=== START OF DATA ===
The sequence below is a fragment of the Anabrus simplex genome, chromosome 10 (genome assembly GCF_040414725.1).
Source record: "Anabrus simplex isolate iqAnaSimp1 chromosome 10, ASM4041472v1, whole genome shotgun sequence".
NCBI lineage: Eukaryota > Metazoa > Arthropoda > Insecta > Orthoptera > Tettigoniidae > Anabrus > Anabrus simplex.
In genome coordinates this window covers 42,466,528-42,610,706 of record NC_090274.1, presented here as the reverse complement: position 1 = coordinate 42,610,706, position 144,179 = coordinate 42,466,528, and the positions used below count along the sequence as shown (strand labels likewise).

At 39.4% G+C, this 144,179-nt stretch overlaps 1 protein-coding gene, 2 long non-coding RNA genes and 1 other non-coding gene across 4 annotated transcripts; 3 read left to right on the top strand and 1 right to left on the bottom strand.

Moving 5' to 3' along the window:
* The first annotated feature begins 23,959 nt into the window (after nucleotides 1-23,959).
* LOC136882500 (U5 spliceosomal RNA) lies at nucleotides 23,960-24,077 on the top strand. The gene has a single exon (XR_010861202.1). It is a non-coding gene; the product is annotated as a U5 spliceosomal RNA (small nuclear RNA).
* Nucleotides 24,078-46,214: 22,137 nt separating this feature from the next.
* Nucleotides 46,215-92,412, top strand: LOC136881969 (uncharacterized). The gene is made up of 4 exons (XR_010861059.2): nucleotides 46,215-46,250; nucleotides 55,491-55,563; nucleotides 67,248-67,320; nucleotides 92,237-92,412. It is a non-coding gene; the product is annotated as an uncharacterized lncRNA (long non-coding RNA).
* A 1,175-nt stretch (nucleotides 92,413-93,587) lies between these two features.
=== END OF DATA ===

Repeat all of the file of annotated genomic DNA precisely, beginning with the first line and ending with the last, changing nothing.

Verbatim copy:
The sequence below is a fragment of the Anabrus simplex genome, chromosome 10 (genome assembly GCF_040414725.1).
Source record: "Anabrus simplex isolate iqAnaSimp1 chromosome 10, ASM4041472v1, whole genome shotgun sequence".
NCBI lineage: Eukaryota > Metazoa > Arthropoda > Insecta > Orthoptera > Tettigoniidae > Anabrus > Anabrus simplex.
In genome coordinates this window covers 42,466,528-42,610,706 of record NC_090274.1, presented here as the reverse complement: position 1 = coordinate 42,610,706, position 144,179 = coordinate 42,466,528, and the positions used below count along the sequence as shown (strand labels likewise).

At 39.4% G+C, this 144,179-nt stretch overlaps 1 protein-coding gene, 2 long non-coding RNA genes and 1 other non-coding gene across 4 annotated transcripts; 3 read left to right on the top strand and 1 right to left on the bottom strand.

Moving 5' to 3' along the window:
* The first annotated feature begins 23,959 nt into the window (after nucleotides 1-23,959).
* LOC136882500 (U5 spliceosomal RNA) lies at nucleotides 23,960-24,077 on the top strand. The gene has a single exon (XR_010861202.1). It is a non-coding gene; the product is annotated as a U5 spliceosomal RNA (small nuclear RNA).
* Nucleotides 24,078-46,214: 22,137 nt separating this feature from the next.
* Nucleotides 46,215-92,412, top strand: LOC136881969 (uncharacterized). The gene is made up of 4 exons (XR_010861059.2): nucleotides 46,215-46,250; nucleotides 55,491-55,563; nucleotides 67,248-67,320; nucleotides 92,237-92,412. It is a non-coding gene; the product is annotated as an uncharacterized lncRNA (long non-coding RNA).
* A 1,175-nt stretch (nucleotides 92,413-93,587) lies between these two features.